On Tuesday at Sotheby’s auction in New York, the price tag was a hefty $14.2 million for the first book ever written and printed in the United States. This valuable book – a translation of biblical psalms – was purchased by Philanthropist David Rubenstein and will be loaned to libraries across the United States.
Public Dreams Society Disbanding
While the Vancouver-based arts organization responsible for the Parade of Lost Souls is closing its doors, fans of the popular event shouldn’t fear. The Dusty Flowerpot Cabaret Society, co-producer of the procession, plans to carry on the annual tradition in addition to taking over the Public Dreams studio space in Mount Pleasant.
Ian McKellen Done with Broadway… Probably
Audiences keen to catch Ian McKellen on stage better act fast. McKellen, 74, has suggested that his current Broadway production – a double bill of Waiting for Godot and No Man’s Land with actor Patrick Stewart – could well be his last production on New York stages.
Catch a behind-the-scenes peek of Ian McKellen and Patrick Stewart in rehearsal for the production.
Acid-Attack Trial Update
This week, dancers in the Bolshoi Ballet were unexpectedly called to the witness stand in defense of artistic director Sergei Filin, who was nearly blinded when sulphuric acid was thrown in his eyes. The dancers were called in rebuttal of witness testimony from the defence who claimed Filin had abused his powers as a leader.
A Room of One’s Own is LMPR’s photography series that showcases the beloved spaces belonging to members of Canada’s artistic scene. With a nod to Virginia Woolf’s essay by the same name, we present self-portraits from artists, arts media, and arts administrators in a room they call their own.
This week we spoke with Joseph Elworthy, Executive Director at the Vancouver Academy of Music and cellist in the newly formed Koerner Quartet. Elworthy is a celebrated soloist, recitalist, and chamber music artist who has performed on world-class stages as Alice Tully Hall, Carnegie Hall, the Library of Congress, and Sejong Hall. His recordings can be heard on EMI, Sony, Archetype, and Bose record labels. For the past decade, he has been a fixture in Vancouver’s music community – as a member of the Vancouver Symphony Orchestra and heading the Vancouver Academy of Music’s cello program prior to his 2011 appointment as ED.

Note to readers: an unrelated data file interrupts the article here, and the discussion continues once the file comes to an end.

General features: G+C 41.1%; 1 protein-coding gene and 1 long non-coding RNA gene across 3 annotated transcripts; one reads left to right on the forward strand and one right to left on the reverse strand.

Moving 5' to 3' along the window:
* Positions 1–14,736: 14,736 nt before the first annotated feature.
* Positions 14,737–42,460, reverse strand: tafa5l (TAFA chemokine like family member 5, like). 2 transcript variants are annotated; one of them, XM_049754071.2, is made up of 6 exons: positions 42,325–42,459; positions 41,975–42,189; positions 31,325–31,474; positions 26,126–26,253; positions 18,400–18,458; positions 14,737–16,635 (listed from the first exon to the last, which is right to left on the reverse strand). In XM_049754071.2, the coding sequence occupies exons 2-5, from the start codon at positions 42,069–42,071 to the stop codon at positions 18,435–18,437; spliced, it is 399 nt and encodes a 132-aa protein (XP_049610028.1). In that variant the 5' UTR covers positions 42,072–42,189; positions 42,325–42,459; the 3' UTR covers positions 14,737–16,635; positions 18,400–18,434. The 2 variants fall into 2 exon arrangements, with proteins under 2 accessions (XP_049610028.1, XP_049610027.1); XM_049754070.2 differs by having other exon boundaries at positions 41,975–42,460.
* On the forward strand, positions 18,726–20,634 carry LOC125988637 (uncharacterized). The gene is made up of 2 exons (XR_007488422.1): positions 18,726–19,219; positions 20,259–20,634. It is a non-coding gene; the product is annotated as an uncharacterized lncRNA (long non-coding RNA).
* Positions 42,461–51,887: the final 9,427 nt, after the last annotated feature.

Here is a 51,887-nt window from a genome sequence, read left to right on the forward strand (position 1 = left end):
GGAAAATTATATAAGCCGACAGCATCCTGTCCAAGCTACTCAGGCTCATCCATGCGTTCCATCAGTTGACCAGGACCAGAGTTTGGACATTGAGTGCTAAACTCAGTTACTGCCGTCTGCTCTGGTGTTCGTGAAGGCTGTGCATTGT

This is Joseph’s room:
Q: Which room did you choose?
I chose my office at the Vancouver Academy of Music (VAM).
Q: What makes this room ‘yours’?
I spend an inordinate amount of time in my office as it also serves as my teaching studio, rehearsal space for my ensemble, Koerner Quartet, and lunch room for my two daughters (where they enjoy spilling juice and muffin crumbs between their music lessons!)
I am fortunate to have spectacular views of English Bay and the North Shore mountains. It’s this view that stimulates contemplative thoughts about VAM’s history and my first introduction to the school as a young lad in 1978. The soundtrack to this hazy reminiscing is most often the violin-playing of Dale Barltrop, Jason Ho and Nicholas Wright – three of my dearest friends and VAM/VSO colleagues whose teaching studios are just down the hall from my office.
Q: Identify three items in the room that you love, and explain why they’re special to you.
I enjoyed personalizing the space with objects that reflect my passions:
1.) The upper left corner shows a large picture of my family (and our pet Weimaraner, Artemis)
2.) Posted to the left of my head is a painted sign made by my daughters – Heather and Hannah – that reads “I Love Everton”, reflecting my family-inherited passion for Everton Football Club and the sport, soccer, which I still avidly play (it was my ‘other’ dream career!)
3.) Pictured to the side of my desk is a rare 300 yr old Ferdinand Gagliano cello which I have the great pleasure of playing. The donor of this cello also presented me with a signed Joan Miro etching of the great Spanish cellist and humanitarian, Pablo Casals, which I proudly display on my desk for motivational purposes for me and my students. Hanging to the left of the cello is the framed cover of my recording of the Bach Solo Cello Suites which was inspired by Casals and in recognition of the incredible patronage of this special donor whom I have been so blessed to encounter.